November 26, 2012, 11:00 AM — Microsoft will support its Surface RT tablet with updates, including security patches, until April 2017, or nearly four-and-a-half years after its launch.
The support lifecycle for the Surface with Windows RT tablet is less than half the usual 10 years Microsoft allots its software products -- including Windows 8 -- but is considerably longer than what Apple has given the first-generation iPad, which has already dropped off the Cupertino, Calif. company's list.
ZDNet blogger Ed Bott first reported on Microsoft's publication of the Surface RT's lifecycle.
Microsoft will support the Surface RT only in the "Mainstream" support phase, presumably because it's considered a consumer product. The company typically supports consumer-grade software only during that five-year period; all business software, as well as some titles that are designed for consumers, such as Office Home and Student 2010, receive another five-year stretch, called "Extended" support, for a total of 10 years.
The company usually supports its in-house hardware, such as the July-launched Wedge Touch Mouse, which was touted as an accessory for Windows 8-based tablets and laptops, for five years. Microsoft classified the Surface RT as hardware in its support lifecycle index.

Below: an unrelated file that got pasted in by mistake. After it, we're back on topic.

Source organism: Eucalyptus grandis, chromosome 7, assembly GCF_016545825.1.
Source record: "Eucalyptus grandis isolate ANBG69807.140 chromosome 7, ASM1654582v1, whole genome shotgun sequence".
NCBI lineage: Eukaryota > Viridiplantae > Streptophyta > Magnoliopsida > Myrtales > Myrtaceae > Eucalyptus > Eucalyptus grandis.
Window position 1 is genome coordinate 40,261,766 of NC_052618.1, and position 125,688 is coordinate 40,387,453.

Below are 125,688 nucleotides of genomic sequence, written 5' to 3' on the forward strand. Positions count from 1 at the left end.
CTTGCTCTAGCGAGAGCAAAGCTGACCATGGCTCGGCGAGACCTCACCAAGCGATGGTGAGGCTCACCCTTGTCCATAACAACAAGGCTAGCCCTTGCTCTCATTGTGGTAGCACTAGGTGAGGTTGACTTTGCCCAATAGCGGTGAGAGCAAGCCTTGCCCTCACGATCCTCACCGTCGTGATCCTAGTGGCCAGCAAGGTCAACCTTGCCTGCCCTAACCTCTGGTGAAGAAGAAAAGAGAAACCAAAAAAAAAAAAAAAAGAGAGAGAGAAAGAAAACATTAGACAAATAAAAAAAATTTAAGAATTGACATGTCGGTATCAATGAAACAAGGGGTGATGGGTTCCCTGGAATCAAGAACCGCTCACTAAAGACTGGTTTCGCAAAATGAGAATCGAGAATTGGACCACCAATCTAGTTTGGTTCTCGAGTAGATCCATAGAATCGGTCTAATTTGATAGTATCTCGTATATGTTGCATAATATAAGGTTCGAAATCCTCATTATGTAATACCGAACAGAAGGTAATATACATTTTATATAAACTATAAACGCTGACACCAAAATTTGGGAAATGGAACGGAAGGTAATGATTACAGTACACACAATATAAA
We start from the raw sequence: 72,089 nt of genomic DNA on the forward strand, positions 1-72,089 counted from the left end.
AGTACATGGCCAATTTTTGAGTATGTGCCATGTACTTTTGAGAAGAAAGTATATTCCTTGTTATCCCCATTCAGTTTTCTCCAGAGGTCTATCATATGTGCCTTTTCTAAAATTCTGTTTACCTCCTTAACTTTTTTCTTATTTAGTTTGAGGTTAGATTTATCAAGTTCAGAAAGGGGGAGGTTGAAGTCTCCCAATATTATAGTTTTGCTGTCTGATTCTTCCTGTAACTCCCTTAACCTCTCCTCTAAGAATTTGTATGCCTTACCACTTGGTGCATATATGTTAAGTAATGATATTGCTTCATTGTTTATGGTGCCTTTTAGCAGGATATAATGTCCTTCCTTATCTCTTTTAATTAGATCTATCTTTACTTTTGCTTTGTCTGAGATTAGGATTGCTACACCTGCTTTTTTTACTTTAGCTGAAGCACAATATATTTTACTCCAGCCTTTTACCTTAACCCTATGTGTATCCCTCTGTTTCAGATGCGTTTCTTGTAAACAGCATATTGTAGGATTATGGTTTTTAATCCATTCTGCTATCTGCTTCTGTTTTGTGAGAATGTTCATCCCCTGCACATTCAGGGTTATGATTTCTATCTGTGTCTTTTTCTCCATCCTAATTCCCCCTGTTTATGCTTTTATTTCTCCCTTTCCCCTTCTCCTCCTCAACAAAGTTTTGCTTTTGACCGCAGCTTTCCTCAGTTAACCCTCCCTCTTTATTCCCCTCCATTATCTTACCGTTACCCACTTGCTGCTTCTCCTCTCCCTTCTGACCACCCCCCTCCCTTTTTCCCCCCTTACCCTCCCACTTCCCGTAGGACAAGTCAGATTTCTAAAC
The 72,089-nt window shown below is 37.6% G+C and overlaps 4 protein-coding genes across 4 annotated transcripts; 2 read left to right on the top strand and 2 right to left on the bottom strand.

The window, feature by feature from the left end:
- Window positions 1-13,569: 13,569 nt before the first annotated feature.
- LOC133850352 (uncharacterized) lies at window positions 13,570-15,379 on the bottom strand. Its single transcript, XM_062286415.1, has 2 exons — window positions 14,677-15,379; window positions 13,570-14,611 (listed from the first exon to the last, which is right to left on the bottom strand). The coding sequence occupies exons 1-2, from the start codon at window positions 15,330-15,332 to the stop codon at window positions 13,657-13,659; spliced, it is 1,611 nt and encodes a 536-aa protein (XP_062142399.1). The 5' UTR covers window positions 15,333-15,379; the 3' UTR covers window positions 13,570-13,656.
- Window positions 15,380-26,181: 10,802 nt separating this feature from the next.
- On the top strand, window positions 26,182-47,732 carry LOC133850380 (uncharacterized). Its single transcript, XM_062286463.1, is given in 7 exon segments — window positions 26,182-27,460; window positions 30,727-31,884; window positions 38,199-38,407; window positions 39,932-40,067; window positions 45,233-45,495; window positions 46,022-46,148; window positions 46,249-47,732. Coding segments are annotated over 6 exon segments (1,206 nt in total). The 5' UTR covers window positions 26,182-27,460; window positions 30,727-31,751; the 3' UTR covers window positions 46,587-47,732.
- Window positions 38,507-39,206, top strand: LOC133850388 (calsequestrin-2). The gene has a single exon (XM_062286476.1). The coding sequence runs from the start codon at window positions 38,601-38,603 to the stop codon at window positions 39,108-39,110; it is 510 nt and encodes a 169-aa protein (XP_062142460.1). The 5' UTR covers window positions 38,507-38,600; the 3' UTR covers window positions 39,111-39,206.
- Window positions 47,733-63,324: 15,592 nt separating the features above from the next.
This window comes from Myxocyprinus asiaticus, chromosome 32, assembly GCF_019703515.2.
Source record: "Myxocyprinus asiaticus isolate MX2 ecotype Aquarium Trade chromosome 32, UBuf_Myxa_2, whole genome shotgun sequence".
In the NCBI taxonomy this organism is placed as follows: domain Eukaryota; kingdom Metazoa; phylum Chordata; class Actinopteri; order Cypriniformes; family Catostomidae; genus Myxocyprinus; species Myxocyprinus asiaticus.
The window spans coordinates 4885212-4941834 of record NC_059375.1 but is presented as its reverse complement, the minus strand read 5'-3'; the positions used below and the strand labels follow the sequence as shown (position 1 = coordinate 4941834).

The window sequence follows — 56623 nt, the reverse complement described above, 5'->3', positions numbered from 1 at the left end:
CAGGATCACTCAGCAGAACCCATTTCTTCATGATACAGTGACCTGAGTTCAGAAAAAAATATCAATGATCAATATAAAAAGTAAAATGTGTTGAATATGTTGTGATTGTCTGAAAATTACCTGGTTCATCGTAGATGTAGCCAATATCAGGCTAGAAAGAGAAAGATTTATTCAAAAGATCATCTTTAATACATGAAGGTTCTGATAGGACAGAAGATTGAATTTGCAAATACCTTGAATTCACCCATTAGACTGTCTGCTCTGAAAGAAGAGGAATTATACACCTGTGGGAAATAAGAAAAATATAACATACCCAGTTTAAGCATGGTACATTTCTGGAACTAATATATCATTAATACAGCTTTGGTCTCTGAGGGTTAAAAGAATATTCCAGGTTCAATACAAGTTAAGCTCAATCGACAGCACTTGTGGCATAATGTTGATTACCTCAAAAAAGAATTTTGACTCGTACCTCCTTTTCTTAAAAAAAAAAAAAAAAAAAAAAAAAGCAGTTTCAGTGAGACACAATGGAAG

It's not clear why Microsoft decreased the Surface RT's support lifespan by a year from the normal hardware lifecycle: Bott speculated that it may have been because the tablet was "a hardware-software combo, [and] plays by a different set of rules, apparently."
But the four-years-and-change for the Surface RT is twice what Apple granted the original iPad.
iOS 6, which Apple launched in September, does not work on the original iPad.
Assuming Apple hews to that unwritten support plan, it will dump the iPad 2 from its list in mid-2013.
The disparity between the two companies' support policies isn't unusual. Both Microsoft's typical decade of support and its five years for hardware and some consumer products, exceeds the 35-month average support lifespan of OS X, the operating system that powers Apple's Mac personal computers.